Just when we thought things couldn’t get worse in 2020, we received the news on the SolarWinds hack and its impact on more than 18,000 businesses and potentially dozens of U.S. government agencies — including the departments of CommerceEnergy and Treasury.

We’re just beginning to understand the extent of their infiltration, but this story brings to light what the cybersecurity industry has already known: Solving the cybersecurity problem will take more time and resources than we are currently allocating.

Solving the cybersecurity problem will take more time and resources than we are currently allocating.

Adding to the challenge, COVID-19 has created fertile ground for the acceleration of cyberattacks that are more sophisticated, dangerous and prevalent. In this dire setting, cybersecurity has become even more competitive and a national security imperative and created higher demand for new solutions.

This is something we all — enterprises, startups, government and investors — need to work together to solve. So, from the venture capital perspective, where are cybersecurity investments being made, and where is the talent coming from to help stem the onslaught of hacks?

California’s Silicon Valley has traditionally been the epicenter of cybersecurity innovation. It’s home to some of the largest cybersecurity companies including McAfee, Palo Alto Networks and FireEye, as well as more recent high flyers such as CrowdStrike and Okta, providing a robust talent base for many willing venture investors.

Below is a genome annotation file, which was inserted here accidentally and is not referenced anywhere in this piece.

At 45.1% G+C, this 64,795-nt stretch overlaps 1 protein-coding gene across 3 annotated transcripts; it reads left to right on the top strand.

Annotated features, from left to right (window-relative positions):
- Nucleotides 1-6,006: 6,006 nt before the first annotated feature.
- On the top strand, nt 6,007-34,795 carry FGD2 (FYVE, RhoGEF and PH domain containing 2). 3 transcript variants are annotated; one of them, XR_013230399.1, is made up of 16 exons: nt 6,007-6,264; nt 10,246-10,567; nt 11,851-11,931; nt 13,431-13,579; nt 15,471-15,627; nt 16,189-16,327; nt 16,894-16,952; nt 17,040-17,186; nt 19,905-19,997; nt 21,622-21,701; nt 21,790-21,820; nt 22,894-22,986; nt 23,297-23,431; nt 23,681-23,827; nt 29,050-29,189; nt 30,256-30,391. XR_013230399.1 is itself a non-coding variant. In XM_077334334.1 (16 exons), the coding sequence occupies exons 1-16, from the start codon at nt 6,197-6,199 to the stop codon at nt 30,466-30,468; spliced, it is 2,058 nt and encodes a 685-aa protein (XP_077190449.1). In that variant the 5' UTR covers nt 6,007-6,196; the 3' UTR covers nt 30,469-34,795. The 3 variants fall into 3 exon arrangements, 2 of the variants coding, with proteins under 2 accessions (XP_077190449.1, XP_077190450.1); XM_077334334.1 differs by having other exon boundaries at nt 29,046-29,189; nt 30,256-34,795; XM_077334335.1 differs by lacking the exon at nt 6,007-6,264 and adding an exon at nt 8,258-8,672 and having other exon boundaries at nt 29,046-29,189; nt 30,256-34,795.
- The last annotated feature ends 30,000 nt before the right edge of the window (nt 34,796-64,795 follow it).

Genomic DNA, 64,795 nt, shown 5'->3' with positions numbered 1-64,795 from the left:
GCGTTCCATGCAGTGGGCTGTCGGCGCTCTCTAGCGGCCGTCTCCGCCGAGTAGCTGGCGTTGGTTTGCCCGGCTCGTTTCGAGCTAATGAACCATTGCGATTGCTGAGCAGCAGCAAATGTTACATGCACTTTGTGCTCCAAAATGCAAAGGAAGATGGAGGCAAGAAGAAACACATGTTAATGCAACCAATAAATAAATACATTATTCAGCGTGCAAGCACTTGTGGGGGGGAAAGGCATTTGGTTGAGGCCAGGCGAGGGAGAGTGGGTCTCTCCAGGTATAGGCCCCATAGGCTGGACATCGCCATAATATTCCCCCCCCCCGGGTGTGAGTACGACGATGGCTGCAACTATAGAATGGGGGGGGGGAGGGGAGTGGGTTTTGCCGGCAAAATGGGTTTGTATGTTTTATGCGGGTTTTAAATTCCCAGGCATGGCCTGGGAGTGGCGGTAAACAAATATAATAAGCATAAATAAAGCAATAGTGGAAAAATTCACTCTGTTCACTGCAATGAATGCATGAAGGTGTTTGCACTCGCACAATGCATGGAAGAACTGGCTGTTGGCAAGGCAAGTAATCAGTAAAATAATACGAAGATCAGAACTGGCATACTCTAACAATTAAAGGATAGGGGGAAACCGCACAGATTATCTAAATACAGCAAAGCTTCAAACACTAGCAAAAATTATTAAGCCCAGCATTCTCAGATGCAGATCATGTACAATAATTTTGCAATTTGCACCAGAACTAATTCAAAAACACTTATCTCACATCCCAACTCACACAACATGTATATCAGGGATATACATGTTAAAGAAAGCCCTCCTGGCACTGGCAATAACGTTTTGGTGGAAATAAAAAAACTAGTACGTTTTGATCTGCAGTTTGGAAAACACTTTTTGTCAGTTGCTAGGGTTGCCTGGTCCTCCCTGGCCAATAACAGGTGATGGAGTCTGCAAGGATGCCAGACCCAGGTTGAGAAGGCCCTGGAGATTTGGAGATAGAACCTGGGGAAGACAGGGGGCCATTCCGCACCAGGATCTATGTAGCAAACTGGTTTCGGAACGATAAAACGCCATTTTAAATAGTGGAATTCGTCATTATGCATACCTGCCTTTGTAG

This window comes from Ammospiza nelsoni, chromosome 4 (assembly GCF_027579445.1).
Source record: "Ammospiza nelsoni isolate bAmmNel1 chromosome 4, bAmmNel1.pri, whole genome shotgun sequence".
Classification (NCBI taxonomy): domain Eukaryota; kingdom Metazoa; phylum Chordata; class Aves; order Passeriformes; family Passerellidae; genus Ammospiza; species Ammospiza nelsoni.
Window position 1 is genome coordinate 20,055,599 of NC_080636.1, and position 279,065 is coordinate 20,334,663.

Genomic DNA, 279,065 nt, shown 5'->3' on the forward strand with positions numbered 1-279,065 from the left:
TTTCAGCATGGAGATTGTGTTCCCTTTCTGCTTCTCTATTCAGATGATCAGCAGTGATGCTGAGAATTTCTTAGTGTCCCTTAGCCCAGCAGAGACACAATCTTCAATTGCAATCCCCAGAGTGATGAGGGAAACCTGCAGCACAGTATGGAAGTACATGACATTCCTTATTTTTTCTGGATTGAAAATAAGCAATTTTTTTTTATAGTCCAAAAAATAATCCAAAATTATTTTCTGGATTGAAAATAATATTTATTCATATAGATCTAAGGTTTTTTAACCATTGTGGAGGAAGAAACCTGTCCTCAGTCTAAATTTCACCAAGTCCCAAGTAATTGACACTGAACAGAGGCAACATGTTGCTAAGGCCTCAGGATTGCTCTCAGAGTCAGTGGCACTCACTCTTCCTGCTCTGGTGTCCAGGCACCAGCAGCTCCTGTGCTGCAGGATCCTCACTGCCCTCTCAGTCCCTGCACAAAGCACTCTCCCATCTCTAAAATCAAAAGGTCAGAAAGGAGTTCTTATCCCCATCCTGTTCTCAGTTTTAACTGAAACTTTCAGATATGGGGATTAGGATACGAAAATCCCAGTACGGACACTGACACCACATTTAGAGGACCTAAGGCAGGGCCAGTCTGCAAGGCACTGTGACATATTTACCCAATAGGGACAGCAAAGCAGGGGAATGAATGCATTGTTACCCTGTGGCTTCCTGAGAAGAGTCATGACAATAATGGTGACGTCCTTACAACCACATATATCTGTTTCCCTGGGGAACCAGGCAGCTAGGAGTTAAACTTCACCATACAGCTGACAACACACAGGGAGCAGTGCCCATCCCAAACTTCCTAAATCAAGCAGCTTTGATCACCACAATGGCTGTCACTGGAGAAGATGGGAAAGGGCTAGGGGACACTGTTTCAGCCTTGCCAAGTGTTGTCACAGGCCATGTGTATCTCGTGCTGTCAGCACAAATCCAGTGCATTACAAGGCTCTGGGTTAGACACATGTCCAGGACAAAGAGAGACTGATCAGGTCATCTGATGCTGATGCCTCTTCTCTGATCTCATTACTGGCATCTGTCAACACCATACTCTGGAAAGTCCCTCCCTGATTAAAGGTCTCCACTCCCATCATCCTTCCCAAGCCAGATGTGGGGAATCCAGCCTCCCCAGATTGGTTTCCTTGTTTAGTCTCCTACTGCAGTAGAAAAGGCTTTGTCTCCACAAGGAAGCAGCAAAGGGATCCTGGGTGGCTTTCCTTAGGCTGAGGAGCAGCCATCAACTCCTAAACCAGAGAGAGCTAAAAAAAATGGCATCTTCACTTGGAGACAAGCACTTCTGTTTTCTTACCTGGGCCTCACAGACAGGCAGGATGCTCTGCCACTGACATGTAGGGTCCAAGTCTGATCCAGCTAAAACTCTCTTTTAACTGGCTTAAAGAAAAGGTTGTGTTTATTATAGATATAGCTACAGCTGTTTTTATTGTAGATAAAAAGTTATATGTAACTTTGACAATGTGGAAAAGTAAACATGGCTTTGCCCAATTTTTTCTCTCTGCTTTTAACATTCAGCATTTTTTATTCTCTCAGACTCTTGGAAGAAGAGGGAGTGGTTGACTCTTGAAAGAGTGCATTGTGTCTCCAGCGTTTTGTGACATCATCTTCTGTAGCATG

However, that’s rapidly changing. Cybersecurity expertise is now budding in new regions where there is talent and a hands-on recognition of the need for innovative solutions. In particular we are seeing growth in areas such as the East Coast of the U.S. and in Europe, led by the United Kingdom.

Investment in Silicon Valley cybersecurity startups remained flat in 2020 as we are seeing record venture funding of cybersecurity companies in these emerging regions. And the reasons why may mean better solutions to solve current and future cyber needs.

The emergence of a new cybersecurity ecosystem

A new generation of cyber-experienced practitioners coming from government and financial services are becoming the next generation of entrepreneurs. Fueling new innovation, this newest breed of cybersecurity startups in emerging in cities like New York, Washington, D.C. and London, and away from Silicon Valley. East Coast businesses like IronNet*, founded by former NSA director General Keith Alexander, is one example of this growing trend of new leaders coming from federal government backgrounds.

These new cybersecurity leaders with front-line experience are developing solutions that fix the problems they faced as customers and, thanks to COVID-19, are hiring the best talent to join them regardless of their location. The pandemic has accelerated remote-working trends, increasing more flexible-location working opportunities in the cybersecurity industry. These companies are creating advantages over their West Coast counterparts in the ability to recruit better talent, lower costs and have closer proximity to customers and prospects.

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